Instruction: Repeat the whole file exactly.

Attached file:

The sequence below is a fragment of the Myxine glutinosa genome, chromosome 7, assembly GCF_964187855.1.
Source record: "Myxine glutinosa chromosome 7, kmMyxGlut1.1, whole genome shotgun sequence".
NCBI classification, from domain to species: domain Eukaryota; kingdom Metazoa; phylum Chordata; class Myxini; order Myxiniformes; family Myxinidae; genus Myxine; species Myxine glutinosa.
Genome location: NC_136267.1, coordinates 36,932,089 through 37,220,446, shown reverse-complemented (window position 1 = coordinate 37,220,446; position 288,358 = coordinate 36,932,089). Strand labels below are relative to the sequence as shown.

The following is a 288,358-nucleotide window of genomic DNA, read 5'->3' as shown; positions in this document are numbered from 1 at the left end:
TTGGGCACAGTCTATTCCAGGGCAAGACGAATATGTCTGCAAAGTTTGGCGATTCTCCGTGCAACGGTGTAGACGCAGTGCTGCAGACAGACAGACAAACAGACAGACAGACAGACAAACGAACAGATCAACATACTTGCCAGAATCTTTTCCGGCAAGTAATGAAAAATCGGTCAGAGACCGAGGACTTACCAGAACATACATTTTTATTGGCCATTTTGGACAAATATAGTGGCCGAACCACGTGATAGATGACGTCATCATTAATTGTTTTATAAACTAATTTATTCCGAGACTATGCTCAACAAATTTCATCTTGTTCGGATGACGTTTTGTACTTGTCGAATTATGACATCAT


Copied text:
The sequence below is a fragment of the Myxine glutinosa genome, chromosome 7, assembly GCF_964187855.1.
Source record: "Myxine glutinosa chromosome 7, kmMyxGlut1.1, whole genome shotgun sequence".
NCBI classification, from domain to species: domain Eukaryota; kingdom Metazoa; phylum Chordata; class Myxini; order Myxiniformes; family Myxinidae; genus Myxine; species Myxine glutinosa.
Genome location: NC_136267.1, coordinates 36,932,089 through 37,220,446, shown reverse-complemented (window position 1 = coordinate 37,220,446; position 288,358 = coordinate 36,932,089). Strand labels below are relative to the sequence as shown.

The following is a 288,358-nucleotide window of genomic DNA, read 5'->3' as shown; positions in this document are numbered from 1 at the left end:
TTGGGCACAGTCTATTCCAGGGCAAGACGAATATGTCTGCAAAGTTTGGCGATTCTCCGTGCAACGGTGTAGACGCAGTGCTGCAGACAGACAGACAAACAGACAGACAGACAGACAAACGAACAGATCAACATACTTGCCAGAATCTTTTCCGGCAAGTAATGAAAAATCGGTCAGAGACCGAGGACTTACCAGAACATACATTTTTATTGGCCATTTTGGACAAATATAGTGGCCGAACCACGTGATAGATGACGTCATCATTAATTGTTTTATAAACTAATTTATTCCGAGACTATGCTCAACAAATTTCATCTTGTTCGGATGACGTTTTGTACTTGTCGAATTATGACATCAT